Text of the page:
The Quebec Liberal Party pledged Monday it would spend $1 billion so Quebec can become more active in foreign takeovers — in financing them abroad, and blocking them at home.

Leader Jean Charest and Liberal candidate Raymond Bachand, the incumbent finance minister, said that if elected, the party would create a billion-dollar fund to help Quebec companies buy properties outside the province, with a special focus on the mining sector and in emerging powerhouses like Brazil, Russia, India and China.

And echoing plans brought forward by two of their rival parties on the campaign trail, the Coalition Avenir Québec and the Parti Québécois, the Liberals also said they would make it harder for foreign companies to acquire Quebec ones. That would happen by allowing a company's board of directors to repel a hostile takeover bid if it deemed it to be against the interest of workers or the greater community.

Charest and Bachand offered scant details on how their takeover-blocking strategy would work, or through what mechanism it would be introduced. They told a news conference they were simply following the lead of nearly three-dozen U.S. states with similar anti-takeover rules.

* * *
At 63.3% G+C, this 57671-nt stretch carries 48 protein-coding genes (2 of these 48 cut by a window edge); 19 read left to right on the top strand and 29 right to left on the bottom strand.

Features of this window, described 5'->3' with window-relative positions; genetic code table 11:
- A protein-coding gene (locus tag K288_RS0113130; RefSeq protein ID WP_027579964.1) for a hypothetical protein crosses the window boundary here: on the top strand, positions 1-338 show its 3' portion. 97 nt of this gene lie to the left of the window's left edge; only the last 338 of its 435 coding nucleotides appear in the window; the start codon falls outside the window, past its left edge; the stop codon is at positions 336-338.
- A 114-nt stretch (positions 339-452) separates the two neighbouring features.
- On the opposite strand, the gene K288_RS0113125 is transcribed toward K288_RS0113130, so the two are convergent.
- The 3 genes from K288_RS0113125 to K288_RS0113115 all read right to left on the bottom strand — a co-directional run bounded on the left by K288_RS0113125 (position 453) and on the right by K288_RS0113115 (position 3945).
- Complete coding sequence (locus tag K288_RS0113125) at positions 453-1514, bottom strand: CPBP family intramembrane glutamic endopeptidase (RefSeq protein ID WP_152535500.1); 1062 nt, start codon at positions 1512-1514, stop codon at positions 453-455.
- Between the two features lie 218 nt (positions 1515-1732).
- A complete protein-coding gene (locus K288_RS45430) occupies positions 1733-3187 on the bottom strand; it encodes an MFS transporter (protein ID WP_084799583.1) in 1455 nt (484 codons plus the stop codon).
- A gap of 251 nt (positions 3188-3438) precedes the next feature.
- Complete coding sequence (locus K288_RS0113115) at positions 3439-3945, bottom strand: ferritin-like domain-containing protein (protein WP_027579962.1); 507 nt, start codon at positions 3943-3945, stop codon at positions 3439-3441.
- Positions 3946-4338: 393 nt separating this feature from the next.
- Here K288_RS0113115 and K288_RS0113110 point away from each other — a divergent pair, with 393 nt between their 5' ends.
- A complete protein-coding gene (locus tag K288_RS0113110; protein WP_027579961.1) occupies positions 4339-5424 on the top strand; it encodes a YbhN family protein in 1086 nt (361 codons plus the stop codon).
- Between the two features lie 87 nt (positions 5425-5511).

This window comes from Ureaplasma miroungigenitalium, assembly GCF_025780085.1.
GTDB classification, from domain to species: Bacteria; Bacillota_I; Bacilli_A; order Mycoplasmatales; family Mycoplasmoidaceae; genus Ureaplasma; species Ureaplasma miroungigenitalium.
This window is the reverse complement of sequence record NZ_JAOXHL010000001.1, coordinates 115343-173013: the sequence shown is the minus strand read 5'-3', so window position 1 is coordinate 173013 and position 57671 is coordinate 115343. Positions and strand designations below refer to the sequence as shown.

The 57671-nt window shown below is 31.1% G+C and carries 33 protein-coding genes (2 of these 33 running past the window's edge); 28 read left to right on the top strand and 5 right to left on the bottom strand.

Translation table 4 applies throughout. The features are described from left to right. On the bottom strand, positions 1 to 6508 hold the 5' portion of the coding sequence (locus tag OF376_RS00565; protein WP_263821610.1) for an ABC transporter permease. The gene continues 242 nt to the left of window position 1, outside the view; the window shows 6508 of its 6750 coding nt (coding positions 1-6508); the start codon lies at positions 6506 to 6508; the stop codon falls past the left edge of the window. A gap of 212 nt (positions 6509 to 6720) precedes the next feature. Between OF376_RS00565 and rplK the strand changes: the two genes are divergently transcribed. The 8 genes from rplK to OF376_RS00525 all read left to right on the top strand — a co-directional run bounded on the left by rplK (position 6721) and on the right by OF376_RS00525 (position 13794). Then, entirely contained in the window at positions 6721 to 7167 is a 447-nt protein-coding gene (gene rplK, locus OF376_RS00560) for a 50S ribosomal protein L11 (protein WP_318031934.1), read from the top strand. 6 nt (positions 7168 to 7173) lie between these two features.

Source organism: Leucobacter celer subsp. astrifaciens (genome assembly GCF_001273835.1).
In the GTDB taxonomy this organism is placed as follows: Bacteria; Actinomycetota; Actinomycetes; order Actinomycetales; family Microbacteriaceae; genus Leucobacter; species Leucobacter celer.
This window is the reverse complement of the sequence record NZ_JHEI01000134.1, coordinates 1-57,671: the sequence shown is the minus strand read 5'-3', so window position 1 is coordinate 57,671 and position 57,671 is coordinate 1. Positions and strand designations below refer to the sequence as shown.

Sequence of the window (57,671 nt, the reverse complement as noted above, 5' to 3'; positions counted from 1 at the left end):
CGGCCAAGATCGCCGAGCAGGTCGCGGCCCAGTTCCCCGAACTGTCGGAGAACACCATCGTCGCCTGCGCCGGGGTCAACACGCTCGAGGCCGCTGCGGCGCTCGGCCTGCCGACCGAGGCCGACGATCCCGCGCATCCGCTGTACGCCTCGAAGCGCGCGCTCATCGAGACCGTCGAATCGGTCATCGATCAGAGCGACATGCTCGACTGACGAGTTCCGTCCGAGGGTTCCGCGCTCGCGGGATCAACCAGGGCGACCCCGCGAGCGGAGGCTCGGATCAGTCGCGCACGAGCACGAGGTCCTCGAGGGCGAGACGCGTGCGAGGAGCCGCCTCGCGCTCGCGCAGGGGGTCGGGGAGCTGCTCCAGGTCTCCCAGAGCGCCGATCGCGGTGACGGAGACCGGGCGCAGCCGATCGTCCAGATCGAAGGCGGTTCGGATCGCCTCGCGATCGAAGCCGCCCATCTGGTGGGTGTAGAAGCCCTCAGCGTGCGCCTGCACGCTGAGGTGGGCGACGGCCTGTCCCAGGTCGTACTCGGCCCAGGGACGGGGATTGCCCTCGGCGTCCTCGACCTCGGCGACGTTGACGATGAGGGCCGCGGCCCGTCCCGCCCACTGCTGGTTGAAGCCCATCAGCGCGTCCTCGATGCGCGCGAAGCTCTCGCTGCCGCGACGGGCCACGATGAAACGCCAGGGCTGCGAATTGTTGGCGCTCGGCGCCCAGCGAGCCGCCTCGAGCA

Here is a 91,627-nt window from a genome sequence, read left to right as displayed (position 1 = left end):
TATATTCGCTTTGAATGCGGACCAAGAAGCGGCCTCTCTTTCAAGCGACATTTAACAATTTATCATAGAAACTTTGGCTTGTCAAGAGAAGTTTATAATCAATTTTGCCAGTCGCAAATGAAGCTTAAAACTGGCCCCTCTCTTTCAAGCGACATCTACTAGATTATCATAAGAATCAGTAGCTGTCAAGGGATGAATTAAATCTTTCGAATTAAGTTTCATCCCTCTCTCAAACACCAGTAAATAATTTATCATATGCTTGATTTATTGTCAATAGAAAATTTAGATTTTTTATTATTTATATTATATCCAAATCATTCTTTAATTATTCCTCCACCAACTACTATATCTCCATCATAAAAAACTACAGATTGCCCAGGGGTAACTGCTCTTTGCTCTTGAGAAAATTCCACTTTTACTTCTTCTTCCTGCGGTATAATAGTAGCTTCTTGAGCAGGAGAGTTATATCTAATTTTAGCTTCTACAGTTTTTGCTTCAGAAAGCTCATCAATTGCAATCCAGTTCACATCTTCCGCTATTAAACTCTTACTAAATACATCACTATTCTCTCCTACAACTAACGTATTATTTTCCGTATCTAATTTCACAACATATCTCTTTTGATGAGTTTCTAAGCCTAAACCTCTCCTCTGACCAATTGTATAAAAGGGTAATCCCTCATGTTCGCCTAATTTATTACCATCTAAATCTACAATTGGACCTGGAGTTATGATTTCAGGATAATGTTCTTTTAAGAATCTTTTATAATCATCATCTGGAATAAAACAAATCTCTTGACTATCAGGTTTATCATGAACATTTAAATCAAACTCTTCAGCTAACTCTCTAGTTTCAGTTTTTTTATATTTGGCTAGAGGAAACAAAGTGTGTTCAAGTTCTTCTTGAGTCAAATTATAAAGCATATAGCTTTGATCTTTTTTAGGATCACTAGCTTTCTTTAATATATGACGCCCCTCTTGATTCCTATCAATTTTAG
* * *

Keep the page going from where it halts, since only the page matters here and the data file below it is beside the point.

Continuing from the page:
The cross-party focus on thwarting foreign takeovers in Quebec is a timely subject given the attempted acquisition of the Rona hardware chain by the U.S. giant Lowe's.

Unlike the Liberals, the other parties have proposed creating multibillion-dollar funds within the Caisse de dépôt et placement du Québec, the province's pension-fund management arm, to buy up shares in companies threatened with foreign takeovers.

The PQ would direct the Caisse to devote $10 billion of its $160 billion in assets to such a fund.

Quebecers vote Sept. 4. 

With files from CBC News